Anyway, more to the image, I found out I'm not really a fan of being high up in a car with no guard rail, oncoming traffic, on a skinny mountain pass road - which was Trail Ridge Road in the Rocky Mountain National Park. Not that it's unsafe, just new to me, and I didn't like it all that much. What I did enjoy was getting out (after getting over my fears of getting out) and grabbing a few images of the landscape. This is the first one of them I was able to retouch, and there are a few more that I'm going to work on soon.

Also hopefully soon I will setup my online store, and my more art black and white website.


Andrew | |

Thursday, December 12, 2013

The New Standards Holiday Show

So I must admit, I've been a fan of them for many years, almost from the beginning, or at least their first time playing at the Dakota. The part about seeing them first, and then another time early on is what made me hesitant to go out and see their new work. To me, and it is jaded, I think of them as a small room acoustic stripped down jazz group, not a huge theater with guests and larger arrangements. That's not taking away from their music, what they do, or what they want to do, only that in mine mind the picture that I have of them is a bit different than some of the things they do now.

Also please excuse the photo quality for a moment, we were pretty much in the back row, my phone isn't too new, and I was more worried about enjoying the show than taking pictures.

Anyway my girlfriend was looking at something and stumbled on tickets to the second show. It's amazing that they even pretty much sold out a second show, and that they had to move venues to a larger place, and that the venue move was pretty late, only a month or so (I think) before the show. So we were able to get some tickets, all the way up at the back top level, and I geared up to see what this holiday show deal was all about.

Tell you what it turned out to be a great time, I'll post a link to a better write up about it on the bottom of this post, and I'd recommend the show to anyone and everyone (well maybe not younger kids). They brought on a great set of artists locally who did an amazing job, they had fun, and their covers are always a blast. Also, and wasn't expecting this, but Trip Shakespeare got back together for a few songs which was pretty fun to see as well.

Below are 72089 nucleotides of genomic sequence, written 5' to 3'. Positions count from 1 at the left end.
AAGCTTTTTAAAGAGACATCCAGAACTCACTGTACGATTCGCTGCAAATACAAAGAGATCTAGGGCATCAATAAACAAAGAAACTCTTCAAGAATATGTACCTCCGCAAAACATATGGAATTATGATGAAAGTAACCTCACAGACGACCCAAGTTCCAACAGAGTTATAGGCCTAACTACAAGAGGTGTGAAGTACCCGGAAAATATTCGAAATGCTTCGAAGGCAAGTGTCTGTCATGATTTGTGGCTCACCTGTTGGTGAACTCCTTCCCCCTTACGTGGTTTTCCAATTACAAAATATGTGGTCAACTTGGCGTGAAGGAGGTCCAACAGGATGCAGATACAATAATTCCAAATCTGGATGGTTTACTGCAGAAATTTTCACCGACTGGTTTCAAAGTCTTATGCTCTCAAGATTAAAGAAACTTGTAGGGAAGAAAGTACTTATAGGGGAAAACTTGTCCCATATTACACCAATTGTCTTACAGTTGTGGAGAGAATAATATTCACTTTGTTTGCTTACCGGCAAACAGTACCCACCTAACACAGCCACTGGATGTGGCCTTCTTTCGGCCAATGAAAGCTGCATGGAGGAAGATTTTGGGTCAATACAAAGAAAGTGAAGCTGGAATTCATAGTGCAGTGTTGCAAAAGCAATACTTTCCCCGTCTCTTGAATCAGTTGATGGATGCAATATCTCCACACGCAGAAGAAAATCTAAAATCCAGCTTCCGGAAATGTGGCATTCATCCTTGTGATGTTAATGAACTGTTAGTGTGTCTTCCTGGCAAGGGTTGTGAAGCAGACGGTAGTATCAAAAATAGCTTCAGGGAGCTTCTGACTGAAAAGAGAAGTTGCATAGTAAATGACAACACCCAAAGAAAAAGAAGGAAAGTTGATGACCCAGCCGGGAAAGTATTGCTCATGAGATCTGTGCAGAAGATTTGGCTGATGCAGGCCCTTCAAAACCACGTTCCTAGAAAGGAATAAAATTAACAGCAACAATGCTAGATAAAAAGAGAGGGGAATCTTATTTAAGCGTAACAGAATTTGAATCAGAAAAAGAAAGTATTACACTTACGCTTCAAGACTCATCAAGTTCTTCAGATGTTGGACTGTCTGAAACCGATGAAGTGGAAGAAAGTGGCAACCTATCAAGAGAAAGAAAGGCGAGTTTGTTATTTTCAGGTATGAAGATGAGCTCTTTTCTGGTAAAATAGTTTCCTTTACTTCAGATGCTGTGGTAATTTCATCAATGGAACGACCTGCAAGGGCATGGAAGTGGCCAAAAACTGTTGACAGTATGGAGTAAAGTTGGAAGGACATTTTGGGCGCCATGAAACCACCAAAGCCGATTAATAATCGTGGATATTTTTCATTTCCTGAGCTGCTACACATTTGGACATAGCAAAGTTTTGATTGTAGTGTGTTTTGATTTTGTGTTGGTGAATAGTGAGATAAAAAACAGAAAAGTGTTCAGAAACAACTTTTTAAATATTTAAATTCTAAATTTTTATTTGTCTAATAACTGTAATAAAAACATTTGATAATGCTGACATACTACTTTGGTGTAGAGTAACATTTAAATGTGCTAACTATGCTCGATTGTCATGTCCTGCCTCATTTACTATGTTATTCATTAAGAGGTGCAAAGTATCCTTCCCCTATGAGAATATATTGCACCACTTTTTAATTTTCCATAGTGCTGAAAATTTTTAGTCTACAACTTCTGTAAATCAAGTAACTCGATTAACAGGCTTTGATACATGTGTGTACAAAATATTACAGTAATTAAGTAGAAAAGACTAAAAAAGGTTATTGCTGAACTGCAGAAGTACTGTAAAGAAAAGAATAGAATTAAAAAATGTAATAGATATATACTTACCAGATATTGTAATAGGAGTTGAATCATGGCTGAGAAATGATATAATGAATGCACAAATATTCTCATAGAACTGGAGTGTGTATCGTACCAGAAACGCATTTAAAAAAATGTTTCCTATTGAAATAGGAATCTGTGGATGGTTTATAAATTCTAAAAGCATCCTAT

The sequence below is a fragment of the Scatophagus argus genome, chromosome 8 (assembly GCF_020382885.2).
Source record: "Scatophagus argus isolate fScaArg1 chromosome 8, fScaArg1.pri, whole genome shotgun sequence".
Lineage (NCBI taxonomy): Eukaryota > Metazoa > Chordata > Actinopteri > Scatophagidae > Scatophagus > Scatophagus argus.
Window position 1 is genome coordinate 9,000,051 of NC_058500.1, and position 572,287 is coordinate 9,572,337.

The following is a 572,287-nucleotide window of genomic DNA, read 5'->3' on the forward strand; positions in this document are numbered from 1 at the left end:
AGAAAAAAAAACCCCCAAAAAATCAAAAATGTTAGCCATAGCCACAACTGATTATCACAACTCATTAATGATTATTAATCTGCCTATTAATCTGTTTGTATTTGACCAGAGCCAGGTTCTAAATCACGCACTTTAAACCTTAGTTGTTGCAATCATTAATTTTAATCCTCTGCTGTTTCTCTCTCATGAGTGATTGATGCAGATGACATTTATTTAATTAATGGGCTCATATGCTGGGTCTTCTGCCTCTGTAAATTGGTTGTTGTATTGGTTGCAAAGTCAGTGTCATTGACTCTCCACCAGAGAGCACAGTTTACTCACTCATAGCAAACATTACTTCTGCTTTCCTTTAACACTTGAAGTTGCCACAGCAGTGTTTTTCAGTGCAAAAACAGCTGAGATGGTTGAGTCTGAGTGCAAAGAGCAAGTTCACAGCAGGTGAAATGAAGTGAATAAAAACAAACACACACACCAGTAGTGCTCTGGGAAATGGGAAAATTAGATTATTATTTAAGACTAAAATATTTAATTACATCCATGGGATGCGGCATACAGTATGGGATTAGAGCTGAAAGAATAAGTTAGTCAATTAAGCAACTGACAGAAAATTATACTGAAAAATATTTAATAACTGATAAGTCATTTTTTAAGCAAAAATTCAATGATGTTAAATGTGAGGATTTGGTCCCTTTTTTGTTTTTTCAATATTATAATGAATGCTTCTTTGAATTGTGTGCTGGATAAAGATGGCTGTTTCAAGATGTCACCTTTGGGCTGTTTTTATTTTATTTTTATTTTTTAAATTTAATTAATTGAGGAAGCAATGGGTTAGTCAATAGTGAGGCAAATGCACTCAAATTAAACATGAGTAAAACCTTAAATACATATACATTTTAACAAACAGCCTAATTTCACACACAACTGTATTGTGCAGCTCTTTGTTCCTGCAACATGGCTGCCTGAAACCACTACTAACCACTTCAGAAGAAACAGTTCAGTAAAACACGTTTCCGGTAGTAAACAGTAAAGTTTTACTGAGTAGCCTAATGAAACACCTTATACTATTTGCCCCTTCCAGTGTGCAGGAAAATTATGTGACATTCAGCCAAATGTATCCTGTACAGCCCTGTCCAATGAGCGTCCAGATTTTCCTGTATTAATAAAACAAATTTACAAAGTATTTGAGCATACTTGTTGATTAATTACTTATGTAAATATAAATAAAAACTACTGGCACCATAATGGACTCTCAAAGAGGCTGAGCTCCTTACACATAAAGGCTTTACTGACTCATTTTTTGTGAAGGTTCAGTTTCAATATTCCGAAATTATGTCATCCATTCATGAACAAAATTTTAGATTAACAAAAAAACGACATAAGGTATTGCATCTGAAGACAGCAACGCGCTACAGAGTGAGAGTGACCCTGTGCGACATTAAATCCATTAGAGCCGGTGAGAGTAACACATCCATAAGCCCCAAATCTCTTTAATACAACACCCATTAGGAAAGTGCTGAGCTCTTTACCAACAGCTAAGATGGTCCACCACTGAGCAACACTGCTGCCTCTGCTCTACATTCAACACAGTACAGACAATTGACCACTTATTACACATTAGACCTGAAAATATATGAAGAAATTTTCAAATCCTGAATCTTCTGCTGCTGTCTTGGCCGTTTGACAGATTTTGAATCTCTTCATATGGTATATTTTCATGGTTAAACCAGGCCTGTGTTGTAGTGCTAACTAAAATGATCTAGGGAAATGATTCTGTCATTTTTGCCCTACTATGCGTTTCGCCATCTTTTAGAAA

So again, when it comes around next year I suggest to anyone that they get some tickets to this show, or listen to it when it's on the radio Christmas Eve and Day. 

A better review than I can write is here  -


Wednesday, December 4, 2013

Smiling with your eyes, Squinching (by Peter Hurley), and other ways to pose for a headshot.

So, everyone always hears about how to pose, how to do expressions, how to move, and "smile with your eyes" has been around for a while. In fact, Peter Hurley did a video about it (which is long and I didn't make though most of it) - - and a friend of mine commented on the video and the Model Mayhem thread "that must be a joke". I'm not going that far, as learning new expressions has advantages and it's own merits.

I get asked all kinds of stuff about expressions like that along with what to wear and all that sort of stuff. Thing of it is, I don't really have the answer, and doing odd (for you) expressions can and do look uncomfortable to a viewer. You don't want to walk into a interview for a job and have a half finished draft resume, likewise you wouldn't want to walk into a casting or meeting with a headshot that looks uncomfortable and forced.

My best advice to those getting headshots is to practice, learn how you want to present yourself, and look though your market and try to figure out what the person looking at your headshot wants to see. So if you're a model, are you going to do more commercial (as in everywhere but NYC and LA just about) or are you going for more of a fashion look. As a actor do you want more of a serious image, dark, light, funny, what do you think would fit into the roles you want to play? For a business person, what do your clients and consumers want to see, someone in a suit or more of a casual look?

I can help and give advice, believe me I can, but in the end it's really all about how you want to present yourself, who your viewer is, and what the market is like, and again, how you want to approach it. I can give direction, but the majority of choices are up to you and I'm here to help you get the best results you can.

Andrew Thomas Evans